My name’s Freddy and I’m an online gambling addict. The problem started a few years ago when I opened an account on Betfair.com. At first it was small bets on football games, maybe the odd greyhound. A fiver here, a tenner there. Click, click, click. It was fun. Pretty soon, however, the hobby had developed into a minor obsession. I moved on to the harder stuff: cricket, tennis, even X Factor results. I had some wins but more losses: £20; £30; oops, there goes a hundred. Click, click, click. Then I downloaded the Betfair app onto my phone. Tap, tap, tap. I realised things had gone too far when I had almost all my savings on Andy Murray to win a quarter-final somewhere. He did, happily. But I got short odds — and it was Andy Murray, for goodness sake. I talked to my wife, vowed to stop, and I pretty much have.
But now I’ve got a new fix and a new app. It’s called a Hargreaves Lansdown Vantage Fund and Share Account. I’ve become that least respected creature in the financial universe: the amateur stock-picker. -Actually, amateur isn’t quite right — I’m more a know-nothing picker. I like the Hargeaves Lansdown ‘platform’ because it presents you with lots of technical-looking data, which you can pretend to understand but don’t have to. The buying and selling is done by hitting a big green button labelled ‘Deal Now’.
I only buy and sell obvious shares, in companies that advertise on television, and usually because of some vague hunch. I sometimes invest after the most cursory glance at the business pages. In a Michael Lewis book, I’d probably be called a ‘lamb’ or a ‘mark’ or some other derisive term that traders use for the idiots who dare to play their game.
My basic approach is contrarian. That’s not based on any sophisticated understanding of behavioural economics, long tails, or what makes a bubble pop or not. I just have a slightly conceited faith in my instincts, an overriding feeling that prevailing wisdoms are foolish, and a gambler’s sense that it’s all luck anyway.
The conceitedness comes from a fortuitous first break on Lloyds Banking Group in the summer of 2011. There had been another great panic on the stock exchange. The eurozone crisis was heating up. Confidence in the bailed-out British banking sector was at an all-time low. Ordinary Lloyds shares had fallen to about 28p.You didn’t have to be Warren Buffett to see an opportunity. My thought was that if Lloyds — 40-odd per cent owned by the government — went bankrupt, there was not much point owning anything denominated in pounds sterling at all. So what the hell?
I consulted some people who knew their stuff, including The Spectator’s business editor, no less. The great Martin Vander Weyer raised his eyebrows and shook his head in a manner that suggested I would have to be mad to contemplate such a move. I pulled together every spare penny I could find and lumped it on Lloyds.
It worked. Thanks to the unstoppable generosity of the Treasury and the taxpayer, Lloyds moved from near extinction to relative safety. I sold out at 40p. If I had hung on until today, I could have got as much as 55p. I console myself that the mature investor takes a profit when he can.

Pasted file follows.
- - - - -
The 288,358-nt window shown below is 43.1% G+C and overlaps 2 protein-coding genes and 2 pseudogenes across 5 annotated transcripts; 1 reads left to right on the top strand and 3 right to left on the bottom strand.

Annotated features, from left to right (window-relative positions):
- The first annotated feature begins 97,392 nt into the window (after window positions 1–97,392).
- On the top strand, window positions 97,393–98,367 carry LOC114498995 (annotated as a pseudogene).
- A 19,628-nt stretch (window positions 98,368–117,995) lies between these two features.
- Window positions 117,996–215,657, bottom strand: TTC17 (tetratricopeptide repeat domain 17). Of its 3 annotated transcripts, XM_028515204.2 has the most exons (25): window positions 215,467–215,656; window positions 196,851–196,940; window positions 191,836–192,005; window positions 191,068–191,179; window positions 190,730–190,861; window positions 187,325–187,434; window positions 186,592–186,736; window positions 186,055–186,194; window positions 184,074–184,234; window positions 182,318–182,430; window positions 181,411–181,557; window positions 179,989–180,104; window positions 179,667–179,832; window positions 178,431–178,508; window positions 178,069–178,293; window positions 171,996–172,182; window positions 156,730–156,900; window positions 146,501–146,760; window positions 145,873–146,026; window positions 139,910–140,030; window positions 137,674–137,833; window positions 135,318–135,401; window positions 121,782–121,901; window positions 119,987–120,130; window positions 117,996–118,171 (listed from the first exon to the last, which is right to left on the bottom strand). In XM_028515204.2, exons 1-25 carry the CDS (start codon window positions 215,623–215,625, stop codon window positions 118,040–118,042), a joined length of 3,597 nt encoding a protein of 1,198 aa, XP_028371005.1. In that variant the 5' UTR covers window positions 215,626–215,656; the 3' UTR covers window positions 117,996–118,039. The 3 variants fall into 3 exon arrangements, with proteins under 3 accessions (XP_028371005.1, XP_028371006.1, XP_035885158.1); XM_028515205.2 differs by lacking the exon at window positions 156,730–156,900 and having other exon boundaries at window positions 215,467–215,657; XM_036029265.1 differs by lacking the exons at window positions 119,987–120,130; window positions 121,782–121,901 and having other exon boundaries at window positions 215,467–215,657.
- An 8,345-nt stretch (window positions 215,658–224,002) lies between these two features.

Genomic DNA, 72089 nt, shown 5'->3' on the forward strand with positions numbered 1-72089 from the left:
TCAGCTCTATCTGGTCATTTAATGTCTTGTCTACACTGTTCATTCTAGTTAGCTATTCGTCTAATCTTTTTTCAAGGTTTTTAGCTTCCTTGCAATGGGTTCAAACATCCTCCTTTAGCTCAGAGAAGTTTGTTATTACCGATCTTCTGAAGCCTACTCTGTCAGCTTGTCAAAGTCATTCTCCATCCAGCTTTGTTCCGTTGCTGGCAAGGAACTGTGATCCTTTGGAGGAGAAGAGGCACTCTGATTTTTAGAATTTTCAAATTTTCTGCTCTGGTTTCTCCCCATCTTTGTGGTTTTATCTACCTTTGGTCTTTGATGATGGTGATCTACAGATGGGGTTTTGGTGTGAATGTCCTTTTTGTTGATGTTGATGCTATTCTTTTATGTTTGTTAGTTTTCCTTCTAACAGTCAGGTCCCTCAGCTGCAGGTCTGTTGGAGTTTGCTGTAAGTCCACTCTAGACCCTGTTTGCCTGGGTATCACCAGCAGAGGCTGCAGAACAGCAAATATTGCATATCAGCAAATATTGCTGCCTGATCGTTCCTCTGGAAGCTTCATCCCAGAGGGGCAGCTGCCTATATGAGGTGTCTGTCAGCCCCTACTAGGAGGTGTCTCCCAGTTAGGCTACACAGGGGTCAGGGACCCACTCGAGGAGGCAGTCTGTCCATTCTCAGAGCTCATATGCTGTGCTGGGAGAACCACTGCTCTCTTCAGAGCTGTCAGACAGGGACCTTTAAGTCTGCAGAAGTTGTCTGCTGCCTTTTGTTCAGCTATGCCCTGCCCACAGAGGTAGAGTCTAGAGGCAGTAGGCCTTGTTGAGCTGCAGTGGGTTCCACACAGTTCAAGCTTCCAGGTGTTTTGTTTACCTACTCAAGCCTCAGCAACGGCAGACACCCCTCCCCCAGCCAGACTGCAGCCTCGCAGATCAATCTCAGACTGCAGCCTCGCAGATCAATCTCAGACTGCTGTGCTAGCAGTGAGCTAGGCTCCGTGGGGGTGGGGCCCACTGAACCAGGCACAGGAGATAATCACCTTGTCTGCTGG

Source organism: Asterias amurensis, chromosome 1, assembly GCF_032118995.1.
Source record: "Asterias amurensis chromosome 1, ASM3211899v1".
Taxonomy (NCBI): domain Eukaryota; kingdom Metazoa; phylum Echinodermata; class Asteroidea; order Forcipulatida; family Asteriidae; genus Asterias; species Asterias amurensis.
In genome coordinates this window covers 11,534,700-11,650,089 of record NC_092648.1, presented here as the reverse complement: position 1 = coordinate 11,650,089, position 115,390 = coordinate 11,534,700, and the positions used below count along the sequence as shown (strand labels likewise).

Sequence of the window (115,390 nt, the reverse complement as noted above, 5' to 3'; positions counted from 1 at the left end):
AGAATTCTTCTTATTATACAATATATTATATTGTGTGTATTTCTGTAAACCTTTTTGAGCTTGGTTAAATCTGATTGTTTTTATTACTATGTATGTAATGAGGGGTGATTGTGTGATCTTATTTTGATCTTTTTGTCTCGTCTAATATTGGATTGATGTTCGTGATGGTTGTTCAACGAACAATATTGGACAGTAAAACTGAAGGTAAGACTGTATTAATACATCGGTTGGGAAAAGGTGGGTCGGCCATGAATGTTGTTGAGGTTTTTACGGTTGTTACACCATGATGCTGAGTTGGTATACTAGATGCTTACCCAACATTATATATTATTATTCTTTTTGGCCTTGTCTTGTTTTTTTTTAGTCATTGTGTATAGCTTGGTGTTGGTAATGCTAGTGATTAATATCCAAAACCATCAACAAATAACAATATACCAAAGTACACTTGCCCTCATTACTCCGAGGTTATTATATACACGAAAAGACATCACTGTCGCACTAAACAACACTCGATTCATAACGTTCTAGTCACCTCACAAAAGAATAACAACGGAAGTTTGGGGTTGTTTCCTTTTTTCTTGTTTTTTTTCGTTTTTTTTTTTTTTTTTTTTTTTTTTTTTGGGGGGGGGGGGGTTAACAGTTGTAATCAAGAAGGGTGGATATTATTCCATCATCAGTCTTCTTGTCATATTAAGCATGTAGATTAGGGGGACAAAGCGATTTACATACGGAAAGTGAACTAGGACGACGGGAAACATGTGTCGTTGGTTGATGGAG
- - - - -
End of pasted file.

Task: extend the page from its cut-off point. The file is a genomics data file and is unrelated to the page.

Since then, a few other wagers have come good. At the start of last year, I rang up a friend who works in the City and asked what he thought of investing in the US stock market. Oh no, he said, America’s much too precarious — you’d be better off in emerging markets. Straight to Hargreaves Lansdown, then, to invest in Aberdeen’s North America fund. It rose in value, but slowly. After a few months I got bored and went instead for Johnson & Johnson shares, which I thought a safe choice because they pay nice dividends. That went up by more than 20 per cent. I sold two weeks ago and last week put the money into Apple — simply because everybody who knows about technology is saying the Apple brand has gone sour, and the share price has fallen by nearly 30 per cent in the past six months.
Quite a few punts haven’t worked out, however. And even I have noticed that my successes in the last year coincided with a huge rally in the stock market. I realise that the two phenomena might be connected. In recent weeks, the market seems to be getting nervous again, and all the arrows in my Hargreaves Lansdown account now point downwards in red. But here again my demented gambler streak comes in. If I’m up, I’m happy to be conservative and quit while ahead. When an investment goes wrong, though, I typically refuse to sell until it goes right again. In fact, I often chase losses — doubling down on bad bets in an attempt to make myself feel better. It’s a sickness, you know.
The other day over lunch, another friend, Sam, tried to help. Sam is an independent financial adviser at Xentum Wealth Management. He knows that I have a young family and a journalist’s salary, and shouldn’t be mucking about with my capital. ‘Over a three-year period,’ he told me, ‘75 per cent of fund managers can’t beat the index.’ He was trying to say that since even experts can’t outperform the market, I had no chance. What I took from our conversation, however, was that the experts are idiots and I can do better. Sam told me that in these uncertain times, the soundest investment is a highly diversified global fund. ‘It’s boring and you have to be patient,’ he said. ‘But it’s for the best.’ I nodded obediently, thanked him as we said goodbye, then went straight back to my computer and piled into Aviva shares.
So there you have it. My strategy is to combine stupidity, arrogance and hubris. I’ll probably lose in the end. But for now I’m still up — and enjoying myself in the age of crisis capitalism. If it all goes wrong, I can always go back to Betfair.com.